30th December 1769

[Off North End of New Zealand]
Winds at South-West. P.M., hard Gales with some Squalls attended with rain. A.M., more moderate and fair. At 8 p.m. wore and stood to the North-West until 5 a.m., then wore and stood to the South-East and being pretty moderate we set the Topsails close Reef'd, but the South-West Sea runs so high that the Ship goes Bodily to leeward. At 6 saw the land bearing North-East distant about 6 Leagues which we judge to be the same as Tasman calls Cape Maria Van Dieman; at Noon it bore North-North-East 1/2 East and we could see the land extend to the East and Southward as far as South-East by East. Our Latitude by observation 34 degrees 50 minutes South.

Joseph Banks Journal
Blew very fresh still tho the heart of the Gale seemd to be broke: we have been driven much to the Northward so that today we once more passd in sight of Cape Maria and the 3 Kings.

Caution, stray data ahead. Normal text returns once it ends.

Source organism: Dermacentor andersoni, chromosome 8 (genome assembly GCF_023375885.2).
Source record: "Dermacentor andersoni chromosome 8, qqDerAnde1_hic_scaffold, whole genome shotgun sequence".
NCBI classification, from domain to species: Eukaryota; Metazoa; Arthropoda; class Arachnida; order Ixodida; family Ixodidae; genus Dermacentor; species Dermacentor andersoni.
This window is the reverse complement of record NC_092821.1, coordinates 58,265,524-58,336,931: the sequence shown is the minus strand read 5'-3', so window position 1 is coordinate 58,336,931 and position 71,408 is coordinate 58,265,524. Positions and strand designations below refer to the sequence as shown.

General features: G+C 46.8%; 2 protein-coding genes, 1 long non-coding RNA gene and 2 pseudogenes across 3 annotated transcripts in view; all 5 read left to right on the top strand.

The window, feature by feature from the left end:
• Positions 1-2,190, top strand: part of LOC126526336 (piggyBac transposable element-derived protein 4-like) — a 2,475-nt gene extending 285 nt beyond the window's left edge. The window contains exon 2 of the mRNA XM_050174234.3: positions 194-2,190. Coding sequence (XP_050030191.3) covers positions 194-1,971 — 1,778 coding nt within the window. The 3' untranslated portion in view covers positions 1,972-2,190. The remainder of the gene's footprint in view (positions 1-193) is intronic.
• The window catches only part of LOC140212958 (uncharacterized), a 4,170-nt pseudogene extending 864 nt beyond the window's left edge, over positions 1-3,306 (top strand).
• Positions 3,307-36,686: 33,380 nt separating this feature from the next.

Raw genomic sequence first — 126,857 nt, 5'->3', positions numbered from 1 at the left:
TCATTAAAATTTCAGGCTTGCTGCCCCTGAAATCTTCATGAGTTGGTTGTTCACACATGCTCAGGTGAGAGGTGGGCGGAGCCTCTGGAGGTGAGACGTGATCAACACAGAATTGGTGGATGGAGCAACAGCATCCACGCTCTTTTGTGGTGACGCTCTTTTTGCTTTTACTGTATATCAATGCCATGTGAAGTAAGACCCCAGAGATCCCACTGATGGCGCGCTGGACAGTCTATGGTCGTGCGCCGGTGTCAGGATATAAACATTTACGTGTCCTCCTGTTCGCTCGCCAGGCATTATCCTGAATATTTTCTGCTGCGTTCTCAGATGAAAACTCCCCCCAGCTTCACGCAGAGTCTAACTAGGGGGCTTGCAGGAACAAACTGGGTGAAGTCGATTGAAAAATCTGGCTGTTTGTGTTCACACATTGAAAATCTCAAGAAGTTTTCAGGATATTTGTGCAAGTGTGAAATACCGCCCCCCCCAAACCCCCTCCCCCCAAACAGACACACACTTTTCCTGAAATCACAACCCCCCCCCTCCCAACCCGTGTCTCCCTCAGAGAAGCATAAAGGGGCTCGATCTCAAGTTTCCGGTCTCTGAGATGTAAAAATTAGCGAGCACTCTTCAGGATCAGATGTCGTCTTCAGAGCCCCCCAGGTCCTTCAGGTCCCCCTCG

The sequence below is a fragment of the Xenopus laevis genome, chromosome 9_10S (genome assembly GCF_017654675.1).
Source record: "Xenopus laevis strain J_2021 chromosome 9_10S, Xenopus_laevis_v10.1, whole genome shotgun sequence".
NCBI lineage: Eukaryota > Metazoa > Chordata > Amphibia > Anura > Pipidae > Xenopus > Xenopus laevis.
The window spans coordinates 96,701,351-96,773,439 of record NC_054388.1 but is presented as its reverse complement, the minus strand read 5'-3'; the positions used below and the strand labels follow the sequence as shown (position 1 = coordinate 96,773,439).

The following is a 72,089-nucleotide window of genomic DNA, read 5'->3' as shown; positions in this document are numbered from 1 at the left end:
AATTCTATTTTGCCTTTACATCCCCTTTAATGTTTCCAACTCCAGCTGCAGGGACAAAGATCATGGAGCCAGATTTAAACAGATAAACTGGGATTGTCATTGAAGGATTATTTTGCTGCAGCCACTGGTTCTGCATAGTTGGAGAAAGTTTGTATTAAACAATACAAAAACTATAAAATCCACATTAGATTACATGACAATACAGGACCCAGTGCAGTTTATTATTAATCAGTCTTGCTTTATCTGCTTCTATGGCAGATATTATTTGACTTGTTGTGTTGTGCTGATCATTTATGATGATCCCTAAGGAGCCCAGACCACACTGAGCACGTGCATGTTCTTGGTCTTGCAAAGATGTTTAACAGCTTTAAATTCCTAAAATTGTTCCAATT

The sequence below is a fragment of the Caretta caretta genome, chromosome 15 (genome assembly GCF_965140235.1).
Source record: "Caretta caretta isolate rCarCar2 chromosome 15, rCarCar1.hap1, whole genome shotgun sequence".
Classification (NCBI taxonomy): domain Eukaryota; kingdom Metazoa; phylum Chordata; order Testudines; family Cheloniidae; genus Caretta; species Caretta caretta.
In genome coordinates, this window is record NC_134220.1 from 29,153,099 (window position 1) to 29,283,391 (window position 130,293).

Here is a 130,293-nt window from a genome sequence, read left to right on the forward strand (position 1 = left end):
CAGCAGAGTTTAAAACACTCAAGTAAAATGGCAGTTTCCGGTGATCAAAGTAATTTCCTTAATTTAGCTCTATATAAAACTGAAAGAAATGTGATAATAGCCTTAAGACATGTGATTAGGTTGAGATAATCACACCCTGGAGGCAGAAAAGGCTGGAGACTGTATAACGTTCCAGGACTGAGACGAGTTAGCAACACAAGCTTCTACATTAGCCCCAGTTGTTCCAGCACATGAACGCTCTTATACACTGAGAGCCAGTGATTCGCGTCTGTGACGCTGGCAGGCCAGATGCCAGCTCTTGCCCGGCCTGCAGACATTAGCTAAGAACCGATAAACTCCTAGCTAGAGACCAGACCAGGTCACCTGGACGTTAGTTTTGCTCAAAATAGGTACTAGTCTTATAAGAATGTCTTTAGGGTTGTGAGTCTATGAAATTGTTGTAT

Sydney Parkinson Journal
On the 30th, we discovered land to leeward of us, which we took for Cape Maria Van Diemen; but as the wind continued still very boisterous, and the sea ran very high, we did not venture to approach near it; we therefore tacked about, and stood to the N. W. intending to stand backwards and forwards till the weather should be more moderate. In the evening, we discovered the island of the Three Kings, on our lee-bow, and tacked about, without attempting to weather it.

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